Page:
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Volume 68, Issue 45, Monday, October 28, 2002

News
 

Historians support controversy as teaching tool

By Paul Saleeba
The Daily Cougar

A prominent Princeton University historian called for more teachers of history to use "controversy as a teaching tool" during a lecture Saturday on campus.

Nell Painter, along with Linda Gordon, a New York University history professor, and Allan Winkler, an author, all discussed the need for more perspectives in history as well as the need to dispel some American myths, like "family values" which Gordon says never existed.

The event was part of the Project for the Active Teaching of History conference. It was co-sponsored by UH's Department of History and the Museum of Fine Arts, Houston, and featured three speakers to talk about the lack of student interest in history throughout the educational system.


Princeton University history professor Nell Painter said students would be more likely to care about history if its conflicts could be related to their own personal experiences. The lecture, in the UH Hilton Grand Ballroom, was partly sponsored by UH's Department of History and the Museum of Fine Arts, Houston.

Pin Lim/The Daily Cougar

"What is bad about the campus at the moment, and what we're trying to change, is (UH) has a commuter mentality; you come, take your classes and leave," said Steven Mintz, UH history professor and host of the conference.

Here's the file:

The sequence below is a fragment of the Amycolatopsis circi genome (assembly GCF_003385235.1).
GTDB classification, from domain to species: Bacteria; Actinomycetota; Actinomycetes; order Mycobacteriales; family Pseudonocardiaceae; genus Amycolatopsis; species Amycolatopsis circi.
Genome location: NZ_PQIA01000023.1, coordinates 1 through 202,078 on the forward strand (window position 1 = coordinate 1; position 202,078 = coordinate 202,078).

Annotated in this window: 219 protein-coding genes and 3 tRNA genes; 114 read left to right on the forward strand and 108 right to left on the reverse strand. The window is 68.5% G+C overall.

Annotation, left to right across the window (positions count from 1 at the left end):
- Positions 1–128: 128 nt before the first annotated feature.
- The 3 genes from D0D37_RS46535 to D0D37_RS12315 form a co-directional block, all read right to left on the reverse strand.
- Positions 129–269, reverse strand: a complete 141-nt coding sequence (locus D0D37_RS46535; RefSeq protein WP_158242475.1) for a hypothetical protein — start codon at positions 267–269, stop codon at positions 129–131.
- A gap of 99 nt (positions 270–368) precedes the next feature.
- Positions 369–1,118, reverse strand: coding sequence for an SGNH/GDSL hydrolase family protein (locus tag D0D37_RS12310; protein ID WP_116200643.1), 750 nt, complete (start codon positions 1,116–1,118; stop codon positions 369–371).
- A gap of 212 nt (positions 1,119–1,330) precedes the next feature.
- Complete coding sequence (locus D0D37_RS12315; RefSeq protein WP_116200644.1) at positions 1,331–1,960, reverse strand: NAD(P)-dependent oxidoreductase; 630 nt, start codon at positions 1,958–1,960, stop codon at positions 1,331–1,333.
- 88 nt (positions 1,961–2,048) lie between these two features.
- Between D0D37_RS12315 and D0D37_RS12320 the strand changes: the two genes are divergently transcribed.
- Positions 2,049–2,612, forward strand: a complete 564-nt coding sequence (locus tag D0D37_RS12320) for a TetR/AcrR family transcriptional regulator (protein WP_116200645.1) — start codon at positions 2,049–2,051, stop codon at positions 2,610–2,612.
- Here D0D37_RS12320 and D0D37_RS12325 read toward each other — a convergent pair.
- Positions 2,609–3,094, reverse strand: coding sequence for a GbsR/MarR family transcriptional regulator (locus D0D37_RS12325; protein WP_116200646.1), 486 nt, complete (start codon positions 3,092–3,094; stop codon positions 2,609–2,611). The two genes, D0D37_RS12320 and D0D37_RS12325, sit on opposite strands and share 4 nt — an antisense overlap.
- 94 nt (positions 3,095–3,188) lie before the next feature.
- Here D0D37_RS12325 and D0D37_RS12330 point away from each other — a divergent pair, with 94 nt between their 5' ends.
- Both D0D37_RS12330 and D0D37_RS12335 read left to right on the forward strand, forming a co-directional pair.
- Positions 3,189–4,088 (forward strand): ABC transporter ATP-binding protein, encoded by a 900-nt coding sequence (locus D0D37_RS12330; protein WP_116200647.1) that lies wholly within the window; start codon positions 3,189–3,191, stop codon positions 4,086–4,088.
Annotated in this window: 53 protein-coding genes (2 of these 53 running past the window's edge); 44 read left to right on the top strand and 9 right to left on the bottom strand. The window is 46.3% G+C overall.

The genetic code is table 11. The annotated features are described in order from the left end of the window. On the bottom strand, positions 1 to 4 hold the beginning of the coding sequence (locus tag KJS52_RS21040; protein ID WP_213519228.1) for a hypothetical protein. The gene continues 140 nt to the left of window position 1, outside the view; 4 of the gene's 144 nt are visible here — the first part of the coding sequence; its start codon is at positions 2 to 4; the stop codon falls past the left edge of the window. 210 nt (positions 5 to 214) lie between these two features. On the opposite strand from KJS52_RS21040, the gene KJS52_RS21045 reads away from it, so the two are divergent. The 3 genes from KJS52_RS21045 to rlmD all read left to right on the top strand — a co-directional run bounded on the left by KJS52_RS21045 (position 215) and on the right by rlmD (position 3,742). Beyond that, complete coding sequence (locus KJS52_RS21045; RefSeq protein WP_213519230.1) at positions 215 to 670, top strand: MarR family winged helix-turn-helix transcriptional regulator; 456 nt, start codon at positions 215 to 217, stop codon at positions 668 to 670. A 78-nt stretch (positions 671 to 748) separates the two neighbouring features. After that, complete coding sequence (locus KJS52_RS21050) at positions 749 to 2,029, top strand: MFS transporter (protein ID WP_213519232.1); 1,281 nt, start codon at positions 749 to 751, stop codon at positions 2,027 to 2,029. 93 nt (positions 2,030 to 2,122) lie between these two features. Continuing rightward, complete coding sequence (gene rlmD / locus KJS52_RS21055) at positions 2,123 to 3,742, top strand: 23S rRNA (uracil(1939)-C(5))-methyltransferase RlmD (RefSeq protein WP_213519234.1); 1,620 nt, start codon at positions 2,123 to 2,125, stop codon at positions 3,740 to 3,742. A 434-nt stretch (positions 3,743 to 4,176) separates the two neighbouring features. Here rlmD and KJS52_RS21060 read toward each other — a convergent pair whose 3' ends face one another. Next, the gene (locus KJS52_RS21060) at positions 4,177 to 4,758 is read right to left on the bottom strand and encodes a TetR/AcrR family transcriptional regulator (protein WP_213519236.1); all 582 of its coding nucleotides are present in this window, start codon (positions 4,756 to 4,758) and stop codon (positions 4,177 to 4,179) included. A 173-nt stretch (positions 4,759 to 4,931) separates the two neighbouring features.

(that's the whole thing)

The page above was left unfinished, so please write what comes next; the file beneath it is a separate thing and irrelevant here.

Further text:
"We believe the University of Houston needs to be an intellectual oasis, a place where really exciting, cutting-edge ideas are debated, discussed and listened to," he said.

This conference was part of the history department's larger effort to bring intellectual speakers to the campus so they are more readily accessible to students. This included linguist Noam Chomsky, who was here Oct. 18.

PATH is an effort to engage students into thinking about history, Winkler said. He wants to "urge students to take chances intellectually."

Often enough people see history as just a course to take to get a degree and not something to actively be engaged in, he said.

The problem is that history is presented as a one-sided story, of good versus evil, told in the most conservative context, the speakers said.

"The liberal and radical standpoint is often overlooked and omitted from history," Painter said. "Controversy itself is a teaching tool," he said.

Painter said students would learn more if they could identified with the often complex issues, like conflicts in their own lives. And the more controversial they are, the more students would think about them critically, she said.
 

 Send comments to dcnews@mail.uh.edu

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